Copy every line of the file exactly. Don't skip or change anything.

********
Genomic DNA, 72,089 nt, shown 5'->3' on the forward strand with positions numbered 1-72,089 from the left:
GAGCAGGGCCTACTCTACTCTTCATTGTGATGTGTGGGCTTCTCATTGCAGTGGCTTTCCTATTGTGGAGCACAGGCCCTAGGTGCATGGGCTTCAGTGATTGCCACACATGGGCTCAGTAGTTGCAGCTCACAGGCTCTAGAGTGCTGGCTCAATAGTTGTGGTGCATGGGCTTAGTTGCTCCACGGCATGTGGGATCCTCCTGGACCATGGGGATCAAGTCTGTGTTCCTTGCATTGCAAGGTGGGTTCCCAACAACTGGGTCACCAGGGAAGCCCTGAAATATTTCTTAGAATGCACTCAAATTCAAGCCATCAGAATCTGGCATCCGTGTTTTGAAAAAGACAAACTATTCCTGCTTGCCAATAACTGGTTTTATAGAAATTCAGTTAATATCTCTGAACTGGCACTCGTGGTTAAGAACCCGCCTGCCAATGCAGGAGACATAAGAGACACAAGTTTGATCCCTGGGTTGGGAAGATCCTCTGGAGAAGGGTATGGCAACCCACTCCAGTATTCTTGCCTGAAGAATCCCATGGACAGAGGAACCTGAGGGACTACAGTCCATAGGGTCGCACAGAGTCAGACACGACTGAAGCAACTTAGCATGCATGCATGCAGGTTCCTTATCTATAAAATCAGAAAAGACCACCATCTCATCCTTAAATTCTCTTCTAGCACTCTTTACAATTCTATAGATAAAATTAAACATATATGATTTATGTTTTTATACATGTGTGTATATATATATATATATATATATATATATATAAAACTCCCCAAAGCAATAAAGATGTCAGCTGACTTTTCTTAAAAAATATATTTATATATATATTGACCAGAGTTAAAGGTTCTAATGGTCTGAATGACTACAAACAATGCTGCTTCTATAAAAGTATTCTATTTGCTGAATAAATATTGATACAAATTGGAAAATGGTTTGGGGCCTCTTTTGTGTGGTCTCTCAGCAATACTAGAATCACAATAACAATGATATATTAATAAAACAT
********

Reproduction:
Genomic DNA, 72,089 nt, shown 5'->3' on the forward strand with positions numbered 1-72,089 from the left:
GAGCAGGGCCTACTCTACTCTTCATTGTGATGTGTGGGCTTCTCATTGCAGTGGCTTTCCTATTGTGGAGCACAGGCCCTAGGTGCATGGGCTTCAGTGATTGCCACACATGGGCTCAGTAGTTGCAGCTCACAGGCTCTAGAGTGCTGGCTCAATAGTTGTGGTGCATGGGCTTAGTTGCTCCACGGCATGTGGGATCCTCCTGGACCATGGGGATCAAGTCTGTGTTCCTTGCATTGCAAGGTGGGTTCCCAACAACTGGGTCACCAGGGAAGCCCTGAAATATTTCTTAGAATGCACTCAAATTCAAGCCATCAGAATCTGGCATCCGTGTTTTGAAAAAGACAAACTATTCCTGCTTGCCAATAACTGGTTTTATAGAAATTCAGTTAATATCTCTGAACTGGCACTCGTGGTTAAGAACCCGCCTGCCAATGCAGGAGACATAAGAGACACAAGTTTGATCCCTGGGTTGGGAAGATCCTCTGGAGAAGGGTATGGCAACCCACTCCAGTATTCTTGCCTGAAGAATCCCATGGACAGAGGAACCTGAGGGACTACAGTCCATAGGGTCGCACAGAGTCAGACACGACTGAAGCAACTTAGCATGCATGCATGCAGGTTCCTTATCTATAAAATCAGAAAAGACCACCATCTCATCCTTAAATTCTCTTCTAGCACTCTTTACAATTCTATAGATAAAATTAAACATATATGATTTATGTTTTTATACATGTGTGTATATATATATATATATATATATATATATATAAAACTCCCCAAAGCAATAAAGATGTCAGCTGACTTTTCTTAAAAAATATATTTATATATATATTGACCAGAGTTAAAGGTTCTAATGGTCTGAATGACTACAAACAATGCTGCTTCTATAAAAGTATTCTATTTGCTGAATAAATATTGATACAAATTGGAAAATGGTTTGGGGCCTCTTTTGTGTGGTCTCTCAGCAATACTAGAATCACAATAACAATGATATATTAATAAAACAT